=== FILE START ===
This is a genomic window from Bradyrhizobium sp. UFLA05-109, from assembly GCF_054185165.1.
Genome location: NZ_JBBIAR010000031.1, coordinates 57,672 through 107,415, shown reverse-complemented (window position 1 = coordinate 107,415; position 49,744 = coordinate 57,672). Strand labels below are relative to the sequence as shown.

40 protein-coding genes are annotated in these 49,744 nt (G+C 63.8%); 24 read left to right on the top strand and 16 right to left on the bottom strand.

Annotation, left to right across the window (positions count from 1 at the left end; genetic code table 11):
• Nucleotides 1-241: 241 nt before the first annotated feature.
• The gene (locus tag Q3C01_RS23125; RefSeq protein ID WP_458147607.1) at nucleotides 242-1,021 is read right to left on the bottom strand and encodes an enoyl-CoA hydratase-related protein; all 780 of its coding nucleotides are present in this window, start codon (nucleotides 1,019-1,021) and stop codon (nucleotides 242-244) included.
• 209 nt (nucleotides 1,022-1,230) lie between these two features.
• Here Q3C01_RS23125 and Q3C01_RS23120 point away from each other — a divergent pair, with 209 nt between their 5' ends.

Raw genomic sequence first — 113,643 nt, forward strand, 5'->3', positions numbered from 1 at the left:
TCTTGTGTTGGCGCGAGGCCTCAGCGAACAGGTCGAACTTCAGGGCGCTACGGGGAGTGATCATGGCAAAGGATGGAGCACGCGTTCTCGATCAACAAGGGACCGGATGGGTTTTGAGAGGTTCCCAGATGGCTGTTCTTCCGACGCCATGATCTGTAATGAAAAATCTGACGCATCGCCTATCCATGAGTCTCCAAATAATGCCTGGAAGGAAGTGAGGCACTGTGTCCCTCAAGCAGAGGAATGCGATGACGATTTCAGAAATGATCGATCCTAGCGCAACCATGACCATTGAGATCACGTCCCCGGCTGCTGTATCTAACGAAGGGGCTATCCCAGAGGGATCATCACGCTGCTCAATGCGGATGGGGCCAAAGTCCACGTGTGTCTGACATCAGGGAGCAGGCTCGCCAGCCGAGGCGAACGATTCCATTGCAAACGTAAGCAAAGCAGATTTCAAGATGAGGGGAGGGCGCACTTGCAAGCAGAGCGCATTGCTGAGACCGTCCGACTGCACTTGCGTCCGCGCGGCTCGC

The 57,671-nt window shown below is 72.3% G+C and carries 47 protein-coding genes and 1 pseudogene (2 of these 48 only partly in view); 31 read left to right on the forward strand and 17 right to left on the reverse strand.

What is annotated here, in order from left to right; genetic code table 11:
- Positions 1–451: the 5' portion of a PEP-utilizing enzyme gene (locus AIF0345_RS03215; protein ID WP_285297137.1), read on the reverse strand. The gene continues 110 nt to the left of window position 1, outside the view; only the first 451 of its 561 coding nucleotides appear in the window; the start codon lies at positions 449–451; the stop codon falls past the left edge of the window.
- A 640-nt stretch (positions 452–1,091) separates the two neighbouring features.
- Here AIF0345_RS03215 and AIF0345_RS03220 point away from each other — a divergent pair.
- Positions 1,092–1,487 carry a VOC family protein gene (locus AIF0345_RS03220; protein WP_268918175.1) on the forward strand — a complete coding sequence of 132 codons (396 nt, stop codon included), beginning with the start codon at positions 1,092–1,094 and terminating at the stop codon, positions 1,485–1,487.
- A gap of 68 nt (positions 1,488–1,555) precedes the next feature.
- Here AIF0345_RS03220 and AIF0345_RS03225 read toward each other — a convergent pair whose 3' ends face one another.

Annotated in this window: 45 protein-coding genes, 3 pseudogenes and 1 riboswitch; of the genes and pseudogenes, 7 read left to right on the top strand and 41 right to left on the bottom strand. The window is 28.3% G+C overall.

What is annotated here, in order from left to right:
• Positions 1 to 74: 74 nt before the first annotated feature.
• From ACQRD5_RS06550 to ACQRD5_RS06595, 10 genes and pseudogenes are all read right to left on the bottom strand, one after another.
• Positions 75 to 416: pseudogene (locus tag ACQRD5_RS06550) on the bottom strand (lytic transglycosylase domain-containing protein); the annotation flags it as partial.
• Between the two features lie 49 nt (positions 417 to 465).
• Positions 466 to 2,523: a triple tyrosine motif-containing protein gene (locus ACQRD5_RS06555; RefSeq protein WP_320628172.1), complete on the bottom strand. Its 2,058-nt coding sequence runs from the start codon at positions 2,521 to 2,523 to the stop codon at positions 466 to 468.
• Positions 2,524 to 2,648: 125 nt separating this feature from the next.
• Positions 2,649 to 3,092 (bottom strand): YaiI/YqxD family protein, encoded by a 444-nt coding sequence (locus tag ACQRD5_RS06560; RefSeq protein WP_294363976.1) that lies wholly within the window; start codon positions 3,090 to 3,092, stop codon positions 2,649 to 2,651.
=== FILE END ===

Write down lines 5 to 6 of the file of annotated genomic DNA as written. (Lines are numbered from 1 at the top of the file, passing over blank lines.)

• Nucleotides 1-241: 241 nt before the first annotated feature.
• The gene (locus tag Q3C01_RS23125; RefSeq protein ID WP_458147607.1) at nucleotides 242-1,021 is read right to left on the bottom strand and encodes an enoyl-CoA hydratase-related protein; all 780 of its coding nucleotides are present in this window, start codon (nucleotides 1,019-1,021) and stop codon (nucleotides 242-244) included.